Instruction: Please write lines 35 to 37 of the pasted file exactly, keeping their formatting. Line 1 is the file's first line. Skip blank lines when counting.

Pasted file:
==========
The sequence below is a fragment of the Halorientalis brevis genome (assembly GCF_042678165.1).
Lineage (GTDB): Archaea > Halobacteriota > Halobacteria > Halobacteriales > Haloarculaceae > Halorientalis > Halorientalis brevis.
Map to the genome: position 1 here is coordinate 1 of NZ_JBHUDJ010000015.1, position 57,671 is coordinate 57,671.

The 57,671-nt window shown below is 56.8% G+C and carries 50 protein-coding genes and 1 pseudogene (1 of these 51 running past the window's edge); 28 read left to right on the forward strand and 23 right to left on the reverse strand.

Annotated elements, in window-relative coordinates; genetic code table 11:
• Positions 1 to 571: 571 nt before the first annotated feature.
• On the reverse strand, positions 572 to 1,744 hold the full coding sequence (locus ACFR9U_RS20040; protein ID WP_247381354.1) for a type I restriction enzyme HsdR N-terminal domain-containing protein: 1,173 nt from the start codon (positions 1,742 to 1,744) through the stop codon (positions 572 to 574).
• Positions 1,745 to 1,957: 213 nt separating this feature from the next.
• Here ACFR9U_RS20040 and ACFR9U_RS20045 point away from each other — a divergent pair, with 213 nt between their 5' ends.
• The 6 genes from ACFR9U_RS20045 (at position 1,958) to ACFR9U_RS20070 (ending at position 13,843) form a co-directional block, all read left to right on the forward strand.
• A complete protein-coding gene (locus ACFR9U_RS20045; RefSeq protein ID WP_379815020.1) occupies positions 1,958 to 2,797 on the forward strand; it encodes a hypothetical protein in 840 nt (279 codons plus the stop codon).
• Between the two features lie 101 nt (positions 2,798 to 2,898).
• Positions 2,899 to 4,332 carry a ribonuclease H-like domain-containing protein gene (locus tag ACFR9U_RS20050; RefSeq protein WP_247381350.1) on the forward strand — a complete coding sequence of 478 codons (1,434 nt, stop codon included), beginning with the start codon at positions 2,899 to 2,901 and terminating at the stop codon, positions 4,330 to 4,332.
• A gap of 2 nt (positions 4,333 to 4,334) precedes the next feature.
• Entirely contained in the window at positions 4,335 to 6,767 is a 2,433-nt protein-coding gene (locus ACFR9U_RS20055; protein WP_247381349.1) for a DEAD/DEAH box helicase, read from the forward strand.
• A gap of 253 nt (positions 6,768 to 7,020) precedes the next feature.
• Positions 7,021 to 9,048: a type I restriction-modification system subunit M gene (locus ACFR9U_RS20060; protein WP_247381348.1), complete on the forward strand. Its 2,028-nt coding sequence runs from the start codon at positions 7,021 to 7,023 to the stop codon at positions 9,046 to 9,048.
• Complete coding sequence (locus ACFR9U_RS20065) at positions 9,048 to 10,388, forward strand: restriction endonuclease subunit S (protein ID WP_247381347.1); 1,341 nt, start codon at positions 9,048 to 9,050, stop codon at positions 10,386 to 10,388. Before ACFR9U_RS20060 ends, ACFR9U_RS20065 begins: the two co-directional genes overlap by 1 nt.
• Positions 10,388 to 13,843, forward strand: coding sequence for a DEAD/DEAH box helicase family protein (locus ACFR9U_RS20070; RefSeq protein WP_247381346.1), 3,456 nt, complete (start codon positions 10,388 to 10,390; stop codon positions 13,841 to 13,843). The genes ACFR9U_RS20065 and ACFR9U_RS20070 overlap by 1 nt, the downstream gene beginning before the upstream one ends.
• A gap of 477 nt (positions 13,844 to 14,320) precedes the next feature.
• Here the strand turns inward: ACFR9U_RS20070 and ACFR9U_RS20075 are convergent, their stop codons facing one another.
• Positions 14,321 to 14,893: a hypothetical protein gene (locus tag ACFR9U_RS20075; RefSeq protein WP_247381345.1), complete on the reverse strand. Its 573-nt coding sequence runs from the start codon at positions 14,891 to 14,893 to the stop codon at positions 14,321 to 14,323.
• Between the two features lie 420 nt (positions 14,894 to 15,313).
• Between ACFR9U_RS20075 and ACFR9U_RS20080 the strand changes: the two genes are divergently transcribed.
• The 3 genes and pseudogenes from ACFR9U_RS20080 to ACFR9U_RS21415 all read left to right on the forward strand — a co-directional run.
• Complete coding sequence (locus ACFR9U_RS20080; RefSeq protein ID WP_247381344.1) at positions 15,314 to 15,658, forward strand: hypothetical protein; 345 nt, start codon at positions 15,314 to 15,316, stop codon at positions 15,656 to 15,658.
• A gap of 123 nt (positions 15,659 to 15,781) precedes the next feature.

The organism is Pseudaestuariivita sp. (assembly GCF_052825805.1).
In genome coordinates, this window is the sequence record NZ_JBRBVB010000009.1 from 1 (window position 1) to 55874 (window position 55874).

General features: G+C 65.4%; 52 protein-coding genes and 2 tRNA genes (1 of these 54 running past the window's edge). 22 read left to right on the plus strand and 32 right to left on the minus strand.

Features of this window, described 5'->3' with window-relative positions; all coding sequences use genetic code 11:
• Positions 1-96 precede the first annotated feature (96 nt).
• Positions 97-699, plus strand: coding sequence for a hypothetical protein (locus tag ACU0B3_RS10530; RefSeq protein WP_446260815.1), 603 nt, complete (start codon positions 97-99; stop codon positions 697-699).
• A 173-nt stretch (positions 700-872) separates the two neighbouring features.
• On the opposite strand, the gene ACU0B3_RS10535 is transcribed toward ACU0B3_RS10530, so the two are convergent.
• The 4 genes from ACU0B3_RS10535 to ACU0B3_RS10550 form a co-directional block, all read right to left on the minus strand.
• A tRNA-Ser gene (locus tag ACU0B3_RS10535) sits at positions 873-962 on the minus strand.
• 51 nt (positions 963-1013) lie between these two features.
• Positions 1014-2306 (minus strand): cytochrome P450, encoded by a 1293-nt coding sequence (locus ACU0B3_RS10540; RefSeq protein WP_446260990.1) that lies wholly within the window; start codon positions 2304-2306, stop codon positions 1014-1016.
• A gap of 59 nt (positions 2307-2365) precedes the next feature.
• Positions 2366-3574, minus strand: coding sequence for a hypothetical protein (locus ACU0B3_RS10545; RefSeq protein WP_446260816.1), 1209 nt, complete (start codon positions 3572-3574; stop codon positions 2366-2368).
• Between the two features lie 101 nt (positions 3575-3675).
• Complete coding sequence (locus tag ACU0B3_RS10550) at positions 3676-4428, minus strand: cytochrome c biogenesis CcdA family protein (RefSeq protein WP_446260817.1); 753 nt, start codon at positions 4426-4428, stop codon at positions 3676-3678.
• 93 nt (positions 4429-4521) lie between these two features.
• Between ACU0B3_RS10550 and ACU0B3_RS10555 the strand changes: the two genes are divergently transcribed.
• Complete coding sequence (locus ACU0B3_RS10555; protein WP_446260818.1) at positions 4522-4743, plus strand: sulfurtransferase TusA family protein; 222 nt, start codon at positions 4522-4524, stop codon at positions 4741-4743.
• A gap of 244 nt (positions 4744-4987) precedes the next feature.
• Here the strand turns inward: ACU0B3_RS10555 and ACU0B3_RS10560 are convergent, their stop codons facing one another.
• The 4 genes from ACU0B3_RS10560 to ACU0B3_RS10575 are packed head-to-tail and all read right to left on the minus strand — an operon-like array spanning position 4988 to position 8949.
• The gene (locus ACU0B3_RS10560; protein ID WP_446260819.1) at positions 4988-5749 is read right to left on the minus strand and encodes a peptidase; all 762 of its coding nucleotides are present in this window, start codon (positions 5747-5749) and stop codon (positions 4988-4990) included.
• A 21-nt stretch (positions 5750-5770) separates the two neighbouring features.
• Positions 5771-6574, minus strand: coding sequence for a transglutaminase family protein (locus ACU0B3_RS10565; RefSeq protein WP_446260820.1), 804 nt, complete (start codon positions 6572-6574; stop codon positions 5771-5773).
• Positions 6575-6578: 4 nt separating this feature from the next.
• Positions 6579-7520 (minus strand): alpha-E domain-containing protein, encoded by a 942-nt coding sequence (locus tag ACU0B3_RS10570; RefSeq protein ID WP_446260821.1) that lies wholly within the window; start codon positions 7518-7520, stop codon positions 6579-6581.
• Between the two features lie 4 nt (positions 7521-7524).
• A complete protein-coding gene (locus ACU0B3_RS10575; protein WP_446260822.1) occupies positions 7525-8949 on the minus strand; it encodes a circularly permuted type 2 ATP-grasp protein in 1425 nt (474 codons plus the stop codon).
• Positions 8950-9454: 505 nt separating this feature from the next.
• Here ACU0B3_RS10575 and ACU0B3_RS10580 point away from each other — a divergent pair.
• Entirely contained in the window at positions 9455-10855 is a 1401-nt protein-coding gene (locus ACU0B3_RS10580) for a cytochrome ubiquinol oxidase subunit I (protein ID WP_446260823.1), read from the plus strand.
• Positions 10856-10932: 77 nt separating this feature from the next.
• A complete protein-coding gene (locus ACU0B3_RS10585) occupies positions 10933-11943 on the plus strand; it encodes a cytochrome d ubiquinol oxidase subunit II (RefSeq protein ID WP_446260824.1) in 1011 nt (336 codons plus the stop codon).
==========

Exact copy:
• On the opposite strand, the gene ACU0B3_RS10535 is transcribed toward ACU0B3_RS10530, so the two are convergent.
• The 4 genes from ACU0B3_RS10535 to ACU0B3_RS10550 form a co-directional block, all read right to left on the minus strand.
• A tRNA-Ser gene (locus tag ACU0B3_RS10535) sits at positions 873-962 on the minus strand.